To prevent this, flip your fur over and do your cutting from the back. Keep track of the pile direction by chalking an arrow on the backing for easy reference, and make sure all your pieces are on grain and oriented in the same direction, so you don’t get weird unintentional contrasts across the seams. (Always use the “with nap” layout for your pattern.) You can get different effects depending on which direction you orient the nap—point it down for a sleeker look, or up to get a deeper, shaggier effect.
You can use scissors to cut fur if you’re careful to cut only the backing fabric, leaving the pile intact.
Use chalk to trace around your pattern pieces, then use a razor blade or sharp craft knife to slice through the backing only, leaving the pile intact. You can also cut with scissors, moving slowly and using the tip of the scissors to cut only the backing layer. This should allow you to separate your pieces with a minimum of shedding. Any fluff that escapes anyway can be collected with a loop of tape or lint roller.
Correct cutting technique results in a soft edge on both sides of the cut, and minimal stray fluff.
Sew from the top
If you’re sewing a single layer of fur, it’s best to do it with the fluffy side up so the pile doesn’t get snarled in the feed dogs. If the pile is very long and interferes with your presser foot, put a piece of tissue paper or transparent tear-away stabilizer on top to keep it out of the way.
For a butted seam, baste both sides to a ribbon or tape and sew with a zigzag stitch, holding the pile out of the way.
Since faux fur’s backing fabric doesn’t usually fray, and the seams will be hidden in the pile, one of the flattest, cleanest seams you can do is a butted seam. To do it, first trim off the seam allowances included in your pattern. Place your pieces edge-to-edge with the pile facing down, and lay a strip of single-fold bias tape, ribbon, or twill tape over the top. Baste both sides to the tape, by hand or with a wash-away basting tape. (Fusible tapes are an option, but should be used cautiously as fur fabrics can be very heat-sensitive.) Then flip the pieces over, brush the pile away to both sides, and sew with a wide zigzag or three-step zigzag along the join, making sure to catch both edges and the tape underneath.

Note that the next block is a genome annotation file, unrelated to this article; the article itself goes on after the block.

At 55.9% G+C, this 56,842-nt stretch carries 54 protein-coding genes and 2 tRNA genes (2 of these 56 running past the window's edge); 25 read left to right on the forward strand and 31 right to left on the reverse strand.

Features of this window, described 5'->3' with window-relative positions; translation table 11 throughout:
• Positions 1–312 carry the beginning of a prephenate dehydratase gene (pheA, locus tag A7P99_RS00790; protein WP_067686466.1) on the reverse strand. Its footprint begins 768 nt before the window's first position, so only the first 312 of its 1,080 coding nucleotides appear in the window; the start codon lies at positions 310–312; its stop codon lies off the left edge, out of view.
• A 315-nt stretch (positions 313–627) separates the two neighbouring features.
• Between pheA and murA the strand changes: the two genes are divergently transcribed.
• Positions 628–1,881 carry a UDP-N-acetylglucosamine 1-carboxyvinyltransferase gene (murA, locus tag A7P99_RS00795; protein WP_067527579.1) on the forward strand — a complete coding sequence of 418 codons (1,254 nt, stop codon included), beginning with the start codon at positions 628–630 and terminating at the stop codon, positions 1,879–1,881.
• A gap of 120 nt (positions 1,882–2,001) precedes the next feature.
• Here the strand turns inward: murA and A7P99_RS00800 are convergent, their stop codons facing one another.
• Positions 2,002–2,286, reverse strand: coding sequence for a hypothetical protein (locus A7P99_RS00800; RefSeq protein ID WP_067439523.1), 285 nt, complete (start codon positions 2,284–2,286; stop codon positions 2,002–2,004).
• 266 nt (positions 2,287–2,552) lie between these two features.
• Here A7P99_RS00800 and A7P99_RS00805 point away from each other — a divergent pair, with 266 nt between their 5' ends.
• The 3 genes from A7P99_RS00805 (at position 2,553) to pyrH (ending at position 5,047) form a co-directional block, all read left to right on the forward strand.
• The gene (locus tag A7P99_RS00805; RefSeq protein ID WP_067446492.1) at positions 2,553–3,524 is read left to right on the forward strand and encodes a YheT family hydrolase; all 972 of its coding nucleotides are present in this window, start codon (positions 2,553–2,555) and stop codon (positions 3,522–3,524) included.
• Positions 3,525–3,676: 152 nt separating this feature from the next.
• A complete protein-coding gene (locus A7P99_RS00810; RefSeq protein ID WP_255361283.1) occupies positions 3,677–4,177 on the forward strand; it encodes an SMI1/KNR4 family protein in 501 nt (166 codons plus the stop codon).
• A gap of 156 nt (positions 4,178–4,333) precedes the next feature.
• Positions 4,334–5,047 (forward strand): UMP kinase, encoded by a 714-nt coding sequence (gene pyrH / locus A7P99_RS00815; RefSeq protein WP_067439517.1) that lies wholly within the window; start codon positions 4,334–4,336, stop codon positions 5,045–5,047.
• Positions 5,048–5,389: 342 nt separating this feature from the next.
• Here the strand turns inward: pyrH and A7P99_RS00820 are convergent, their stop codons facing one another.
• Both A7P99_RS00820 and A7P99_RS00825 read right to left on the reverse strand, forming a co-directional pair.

After seaming faux fur, brush and fluff the pile to make the join vanish.
Keep your seams narrow and flat
If a butted seam won’t do the trick, (for example, if you’re joining fur to another fabric) then your goal should be to keep the seams as small and bulk-free as possible. Here are a couple seam types you might want to consider for your project:
– Sew an ordinary straight seam, press it open, and flatten the allowances to the backing with a zigzag or hand whipstitch. In some cases, you may want to trim or shave the pile out of the seam allowances as well.
– You can get a very narrow, compact seam by sewing the seam with a standard straight stitch, trimming your seam allowances to 1/4″, and zigzagging over the edge.
– Serged seams are narrow and neat, and the wrapped threads compress the fabric to reduce seam allowance bulk. To avoid a mess, brush the pile in away from the seam allowances before you bring your project anywhere near the cutting blade. If you can trim the seam allowances ahead of time and disengage the blade entirely, all the better. If your serger has a flatlock stitch, give that a try as well – it produces a very flat join, though it can be difficult if the fur is very thick.
A serged seam in faux fur. When brushed out, the pile covers the seam well.
Finishing and edges
After you’re done with each seam, use a yarn needle or comb to free up any pile fibers that got caught in the stitches. Give the fur a good brushing from the right side to smooth everything out. Depending on your fabric, the seam should be all but invisible from the outside. (If you’re short on fabric, you may be able to add extra piecing seams without anyone being the wiser.)
To avoid a lot of excess bulk, it’s best to avoid creating multiple layers of fur. If you have a collar that turns back, cut the under-collar from a thinner fabric in a matching color. Instead of a standard turned-up hem, consider lining your project all the way to the edge, binding the edges with a decorative trim, or using a narrow bias facing cut from matching cotton or organza. Depending on your fabric, you may not need to hem at all—just serge, zigzag, or trim the edges neatly and leave them alone.
M2016 includes instructions for a faux fur capelet.
Faux Fur resources:
Finding good quality fur fabrics can be a challenge. Shopping in person is best, since it’s difficult to accurately determine pile length, texture, and softness from a photo. If you’re ordering online, see if they’ll send you a small sample or swatch before you commit to an expensive fabric. Here are a couple stores with sizeable fur sections to get you started. You can also sometimes find good options on Etsy and eBay if you experiment with different search terms.